Our gear was deployed early in the day so we got a good running start at the science end. On previous deployments the box corer has actually broken, it’s smashed up against rocks and got rather seriously mangled. Having had a look up close at the corer it should be noted that smashing it is not an easy task. It’s a serious piece of kit. We did get a bit of time up on deck, which was an awesome break from watching the insides of a microscope, got to see some of the bird life.
During the night we got up every 3 hours to measure the oxygen with a small fibre optic laser and the temperature of the bath of water that the cores are sitting in. No reset for the wicked as they say, although this data should give us some interesting information. More details are given below.
Now to really understand what we are doing today we have to read a paper, which we were supposed to read before we got on the ship but it all seemed to be a little alien to me and it’s making much more sense now we are doing something similar. So here’s some notes from the paper below. Have fun!
We’ll start with “Carbon cycling by seafloor communities on the eastern Beaufort Sea shelf”, as you can guess it’s about benthic carbon cycling. We did a little piece the other day about the importance of this for the global climate system, so we’ve already established that it’s a good thing to understand. Who doesn’t want to be able to pick up cute girls/fellas at parties with a solid understanding of carbon cycling? The story behind this paper is that the sea floor in the Beaufort Sea Shelf area is punching above its weight when it comes to cycling carbon. It’s actually a really important part of the carbon cycle up here, as are a number of geographical features such as shelfs and areas around polynas. Their productivity (activity, actions) make up for the lack of productivity in some of the areas with less exciting geography and less dramatic relief (ie. The flat bits).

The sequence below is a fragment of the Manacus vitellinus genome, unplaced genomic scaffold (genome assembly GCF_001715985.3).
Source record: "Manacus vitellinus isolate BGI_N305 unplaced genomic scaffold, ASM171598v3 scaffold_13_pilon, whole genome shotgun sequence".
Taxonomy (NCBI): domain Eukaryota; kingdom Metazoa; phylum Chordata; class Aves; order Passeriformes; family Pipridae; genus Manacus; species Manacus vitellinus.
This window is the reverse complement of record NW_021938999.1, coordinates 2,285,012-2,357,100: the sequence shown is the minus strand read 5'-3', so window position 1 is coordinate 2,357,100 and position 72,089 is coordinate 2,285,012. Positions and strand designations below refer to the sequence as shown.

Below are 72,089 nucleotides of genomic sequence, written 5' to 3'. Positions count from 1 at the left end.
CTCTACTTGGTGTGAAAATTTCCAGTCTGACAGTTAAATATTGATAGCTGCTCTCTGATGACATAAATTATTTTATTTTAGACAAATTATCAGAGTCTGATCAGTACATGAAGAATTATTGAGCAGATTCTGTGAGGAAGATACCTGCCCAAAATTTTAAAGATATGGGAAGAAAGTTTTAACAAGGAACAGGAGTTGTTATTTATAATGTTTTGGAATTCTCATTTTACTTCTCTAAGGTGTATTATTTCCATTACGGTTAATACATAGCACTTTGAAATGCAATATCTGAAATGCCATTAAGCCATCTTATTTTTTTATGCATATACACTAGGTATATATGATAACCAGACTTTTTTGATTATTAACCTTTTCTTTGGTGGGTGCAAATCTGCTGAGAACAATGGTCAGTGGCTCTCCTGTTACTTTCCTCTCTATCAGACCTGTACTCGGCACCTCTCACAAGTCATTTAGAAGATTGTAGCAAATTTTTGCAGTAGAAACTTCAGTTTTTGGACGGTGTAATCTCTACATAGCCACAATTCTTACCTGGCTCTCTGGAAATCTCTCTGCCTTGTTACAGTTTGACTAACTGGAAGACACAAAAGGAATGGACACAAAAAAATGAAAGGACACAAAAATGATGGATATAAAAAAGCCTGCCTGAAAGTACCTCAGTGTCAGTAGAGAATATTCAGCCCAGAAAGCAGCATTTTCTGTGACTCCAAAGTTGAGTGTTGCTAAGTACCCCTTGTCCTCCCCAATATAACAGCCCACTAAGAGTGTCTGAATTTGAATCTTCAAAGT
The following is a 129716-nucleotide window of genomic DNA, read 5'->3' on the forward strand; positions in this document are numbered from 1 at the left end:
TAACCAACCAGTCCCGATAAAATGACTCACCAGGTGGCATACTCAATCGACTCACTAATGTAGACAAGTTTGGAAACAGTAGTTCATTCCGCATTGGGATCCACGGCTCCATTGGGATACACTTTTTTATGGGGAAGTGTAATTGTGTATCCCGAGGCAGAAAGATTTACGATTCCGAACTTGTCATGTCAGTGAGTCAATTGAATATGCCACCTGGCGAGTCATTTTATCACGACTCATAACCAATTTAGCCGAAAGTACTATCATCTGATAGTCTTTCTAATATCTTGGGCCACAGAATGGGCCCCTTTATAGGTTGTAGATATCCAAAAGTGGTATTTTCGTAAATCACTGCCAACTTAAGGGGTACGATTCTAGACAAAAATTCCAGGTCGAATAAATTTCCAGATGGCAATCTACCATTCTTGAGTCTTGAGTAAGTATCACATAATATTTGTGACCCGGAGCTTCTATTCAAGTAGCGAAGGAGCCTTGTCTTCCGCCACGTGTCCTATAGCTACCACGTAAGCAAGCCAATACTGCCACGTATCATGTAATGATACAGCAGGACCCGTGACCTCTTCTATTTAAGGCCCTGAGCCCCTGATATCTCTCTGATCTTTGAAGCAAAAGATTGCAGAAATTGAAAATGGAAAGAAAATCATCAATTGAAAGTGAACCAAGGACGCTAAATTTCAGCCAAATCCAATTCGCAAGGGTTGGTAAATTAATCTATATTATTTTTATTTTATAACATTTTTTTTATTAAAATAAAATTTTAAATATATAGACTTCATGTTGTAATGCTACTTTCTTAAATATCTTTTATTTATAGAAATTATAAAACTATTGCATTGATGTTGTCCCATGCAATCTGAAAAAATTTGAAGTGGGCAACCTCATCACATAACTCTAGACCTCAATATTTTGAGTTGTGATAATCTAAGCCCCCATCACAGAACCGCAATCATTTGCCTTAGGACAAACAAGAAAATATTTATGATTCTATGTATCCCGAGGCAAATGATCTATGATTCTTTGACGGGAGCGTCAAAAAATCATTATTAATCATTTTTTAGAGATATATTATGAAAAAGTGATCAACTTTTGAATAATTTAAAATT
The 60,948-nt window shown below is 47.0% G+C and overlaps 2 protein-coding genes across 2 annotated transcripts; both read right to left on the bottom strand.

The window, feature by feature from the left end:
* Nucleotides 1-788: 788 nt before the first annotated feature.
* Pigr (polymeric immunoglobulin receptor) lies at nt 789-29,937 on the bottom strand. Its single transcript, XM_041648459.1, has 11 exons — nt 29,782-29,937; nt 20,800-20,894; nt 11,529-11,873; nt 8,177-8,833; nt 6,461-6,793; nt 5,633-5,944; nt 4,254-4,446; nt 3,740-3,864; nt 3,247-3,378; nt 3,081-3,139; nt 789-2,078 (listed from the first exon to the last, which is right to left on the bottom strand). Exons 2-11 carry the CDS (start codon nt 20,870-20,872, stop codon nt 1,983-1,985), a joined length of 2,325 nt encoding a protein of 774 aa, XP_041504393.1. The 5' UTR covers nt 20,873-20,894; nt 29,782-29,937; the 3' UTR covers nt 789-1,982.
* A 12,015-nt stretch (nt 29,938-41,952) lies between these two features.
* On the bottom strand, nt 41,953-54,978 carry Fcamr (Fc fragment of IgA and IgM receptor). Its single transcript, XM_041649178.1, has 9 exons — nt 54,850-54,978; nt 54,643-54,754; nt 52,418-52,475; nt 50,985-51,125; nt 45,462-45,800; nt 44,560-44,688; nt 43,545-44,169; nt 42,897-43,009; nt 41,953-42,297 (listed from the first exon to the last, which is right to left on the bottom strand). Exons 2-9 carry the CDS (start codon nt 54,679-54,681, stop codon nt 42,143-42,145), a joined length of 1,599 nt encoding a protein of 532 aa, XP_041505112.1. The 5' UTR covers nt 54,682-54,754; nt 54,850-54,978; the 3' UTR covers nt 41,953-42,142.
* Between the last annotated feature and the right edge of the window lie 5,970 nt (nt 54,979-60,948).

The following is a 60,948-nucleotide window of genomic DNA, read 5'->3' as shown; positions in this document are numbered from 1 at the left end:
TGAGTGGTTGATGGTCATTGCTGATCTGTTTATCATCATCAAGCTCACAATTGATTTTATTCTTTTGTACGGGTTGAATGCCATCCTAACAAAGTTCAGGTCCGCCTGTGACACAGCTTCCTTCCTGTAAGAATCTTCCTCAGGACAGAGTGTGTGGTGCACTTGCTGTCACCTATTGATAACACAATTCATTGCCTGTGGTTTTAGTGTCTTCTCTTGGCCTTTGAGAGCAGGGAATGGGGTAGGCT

Evidence of this productivity can be seen just by an increased amount of wildlife activity in the area. It should also be noted that the Arctic is different to other food chains globally. In the Arctic energy travels quickly from the small animals up to the big animals, whereas energy in other food systems travels much slower.
So now you have the background of why this research is done. Now on to the Methods, we are doing something so similar to what is described in the paper that you might be suspicion were it not for the fact that the people who wrote the paper are also the people who are running the cruise.
So, there’s what I have already described, the collection of the core samples, and now we are onto analysing these samples. Part of the slices will be popped into a tube with some acetone (already done and sitting in the fridge), this is done to extract the “pigments” which are then analysed with a flurometer as they are and then after acid is added.
Whilst this is happening some of our cores are “incubating”. So some of the tubes, as seen above, are being bubbled with water collected from the bottom of the ocean. This is being done to test how much oxygen the benthos is using. How much do those little fellows breathe? The paper we are reading did something a bit cooler, they collected one individual from each species they observed on the sea floor and popped that into the tube to see how much that creature was breathing.
And so the story con